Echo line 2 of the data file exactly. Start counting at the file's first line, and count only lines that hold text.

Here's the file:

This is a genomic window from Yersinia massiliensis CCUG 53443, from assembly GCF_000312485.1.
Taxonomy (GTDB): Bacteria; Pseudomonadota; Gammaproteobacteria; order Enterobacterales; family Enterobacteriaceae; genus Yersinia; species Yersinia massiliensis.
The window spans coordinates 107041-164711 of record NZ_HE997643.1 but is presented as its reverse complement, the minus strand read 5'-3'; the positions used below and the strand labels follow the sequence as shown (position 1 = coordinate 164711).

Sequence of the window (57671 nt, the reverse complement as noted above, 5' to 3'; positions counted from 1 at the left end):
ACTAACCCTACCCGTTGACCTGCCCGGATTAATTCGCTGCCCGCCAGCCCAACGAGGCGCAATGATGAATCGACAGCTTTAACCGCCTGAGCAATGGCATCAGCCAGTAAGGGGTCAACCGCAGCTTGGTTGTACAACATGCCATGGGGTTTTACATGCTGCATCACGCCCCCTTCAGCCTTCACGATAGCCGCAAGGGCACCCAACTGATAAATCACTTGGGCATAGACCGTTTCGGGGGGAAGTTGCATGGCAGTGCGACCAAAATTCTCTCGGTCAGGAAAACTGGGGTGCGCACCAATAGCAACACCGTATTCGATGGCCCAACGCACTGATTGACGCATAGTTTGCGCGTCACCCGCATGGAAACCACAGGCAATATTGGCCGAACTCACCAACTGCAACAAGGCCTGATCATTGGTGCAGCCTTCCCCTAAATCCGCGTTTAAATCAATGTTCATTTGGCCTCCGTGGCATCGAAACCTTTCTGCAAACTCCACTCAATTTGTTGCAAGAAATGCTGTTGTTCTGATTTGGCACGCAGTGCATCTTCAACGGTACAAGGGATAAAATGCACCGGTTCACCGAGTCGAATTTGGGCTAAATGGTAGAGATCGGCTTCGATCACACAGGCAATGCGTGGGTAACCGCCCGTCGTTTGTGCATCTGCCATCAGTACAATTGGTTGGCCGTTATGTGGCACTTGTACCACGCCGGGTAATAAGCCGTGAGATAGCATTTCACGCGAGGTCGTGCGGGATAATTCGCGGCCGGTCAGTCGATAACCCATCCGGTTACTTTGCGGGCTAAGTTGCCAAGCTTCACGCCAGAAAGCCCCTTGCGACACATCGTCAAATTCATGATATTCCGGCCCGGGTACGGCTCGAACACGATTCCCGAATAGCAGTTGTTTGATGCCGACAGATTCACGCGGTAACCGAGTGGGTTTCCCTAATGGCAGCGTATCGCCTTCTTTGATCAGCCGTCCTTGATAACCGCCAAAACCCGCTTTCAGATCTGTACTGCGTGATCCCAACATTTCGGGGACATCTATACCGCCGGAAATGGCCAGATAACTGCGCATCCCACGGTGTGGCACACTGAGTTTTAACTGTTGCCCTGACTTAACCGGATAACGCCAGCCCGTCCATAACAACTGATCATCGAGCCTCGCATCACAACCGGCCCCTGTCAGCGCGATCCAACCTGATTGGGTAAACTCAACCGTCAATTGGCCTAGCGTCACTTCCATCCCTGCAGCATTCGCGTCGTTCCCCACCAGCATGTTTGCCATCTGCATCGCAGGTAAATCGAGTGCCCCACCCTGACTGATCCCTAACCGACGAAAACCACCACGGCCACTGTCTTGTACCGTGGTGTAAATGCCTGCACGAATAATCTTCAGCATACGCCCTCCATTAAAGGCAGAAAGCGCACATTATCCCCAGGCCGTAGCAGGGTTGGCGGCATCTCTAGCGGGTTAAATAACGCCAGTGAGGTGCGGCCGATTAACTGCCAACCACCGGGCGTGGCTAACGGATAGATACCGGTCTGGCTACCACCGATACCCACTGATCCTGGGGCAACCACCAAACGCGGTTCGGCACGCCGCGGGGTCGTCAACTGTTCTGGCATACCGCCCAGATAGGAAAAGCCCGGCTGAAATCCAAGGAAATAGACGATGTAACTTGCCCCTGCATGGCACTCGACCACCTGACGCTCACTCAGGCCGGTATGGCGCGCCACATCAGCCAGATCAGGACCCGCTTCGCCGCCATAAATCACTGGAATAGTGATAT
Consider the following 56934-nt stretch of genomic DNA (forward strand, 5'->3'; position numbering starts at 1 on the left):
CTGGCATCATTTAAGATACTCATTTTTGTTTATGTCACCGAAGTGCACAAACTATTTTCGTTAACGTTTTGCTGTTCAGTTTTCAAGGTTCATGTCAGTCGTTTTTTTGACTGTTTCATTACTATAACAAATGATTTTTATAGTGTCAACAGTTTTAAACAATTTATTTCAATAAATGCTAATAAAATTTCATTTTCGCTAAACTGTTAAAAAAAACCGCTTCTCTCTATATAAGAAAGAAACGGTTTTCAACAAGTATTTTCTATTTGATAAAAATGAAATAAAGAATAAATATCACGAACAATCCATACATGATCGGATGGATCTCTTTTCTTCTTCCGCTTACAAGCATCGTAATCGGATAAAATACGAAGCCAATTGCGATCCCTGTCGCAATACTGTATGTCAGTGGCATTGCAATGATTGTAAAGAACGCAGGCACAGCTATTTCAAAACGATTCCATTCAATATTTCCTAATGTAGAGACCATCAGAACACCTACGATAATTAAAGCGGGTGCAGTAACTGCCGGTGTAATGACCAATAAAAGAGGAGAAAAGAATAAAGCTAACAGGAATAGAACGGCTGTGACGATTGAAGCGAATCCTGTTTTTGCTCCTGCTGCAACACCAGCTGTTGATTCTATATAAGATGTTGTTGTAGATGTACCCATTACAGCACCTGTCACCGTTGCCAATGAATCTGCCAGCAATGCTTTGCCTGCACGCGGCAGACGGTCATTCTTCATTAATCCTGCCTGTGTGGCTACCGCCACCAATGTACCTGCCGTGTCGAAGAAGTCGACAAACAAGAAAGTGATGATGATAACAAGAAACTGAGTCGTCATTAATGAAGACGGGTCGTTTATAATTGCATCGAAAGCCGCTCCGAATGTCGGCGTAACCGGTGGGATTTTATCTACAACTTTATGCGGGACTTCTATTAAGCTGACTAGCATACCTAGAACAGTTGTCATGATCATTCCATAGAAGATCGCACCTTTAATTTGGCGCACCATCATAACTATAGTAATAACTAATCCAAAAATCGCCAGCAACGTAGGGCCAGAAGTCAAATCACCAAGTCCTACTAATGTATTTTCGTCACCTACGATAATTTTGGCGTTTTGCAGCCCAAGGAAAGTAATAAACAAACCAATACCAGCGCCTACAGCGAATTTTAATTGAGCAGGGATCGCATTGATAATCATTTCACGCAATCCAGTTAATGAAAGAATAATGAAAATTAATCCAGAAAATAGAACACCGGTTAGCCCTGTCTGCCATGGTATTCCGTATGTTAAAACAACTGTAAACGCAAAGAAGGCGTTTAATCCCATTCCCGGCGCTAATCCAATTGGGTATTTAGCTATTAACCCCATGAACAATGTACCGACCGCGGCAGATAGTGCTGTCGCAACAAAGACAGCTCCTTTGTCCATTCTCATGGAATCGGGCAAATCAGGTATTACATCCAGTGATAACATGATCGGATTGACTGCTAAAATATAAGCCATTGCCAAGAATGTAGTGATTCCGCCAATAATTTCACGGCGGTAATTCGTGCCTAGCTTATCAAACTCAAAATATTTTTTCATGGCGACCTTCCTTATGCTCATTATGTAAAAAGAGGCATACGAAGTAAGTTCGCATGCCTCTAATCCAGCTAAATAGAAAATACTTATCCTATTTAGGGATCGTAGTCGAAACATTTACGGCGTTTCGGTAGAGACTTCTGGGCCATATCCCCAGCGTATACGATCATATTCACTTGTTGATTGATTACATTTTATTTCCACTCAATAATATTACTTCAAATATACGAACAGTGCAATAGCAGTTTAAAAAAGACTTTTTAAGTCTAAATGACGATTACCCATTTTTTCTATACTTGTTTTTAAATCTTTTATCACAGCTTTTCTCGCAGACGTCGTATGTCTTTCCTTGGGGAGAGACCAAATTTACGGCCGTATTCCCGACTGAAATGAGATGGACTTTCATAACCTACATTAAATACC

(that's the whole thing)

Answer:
Taxonomy (GTDB): Bacteria; Pseudomonadota; Gammaproteobacteria; order Enterobacterales; family Enterobacteriaceae; genus Yersinia; species Yersinia massiliensis.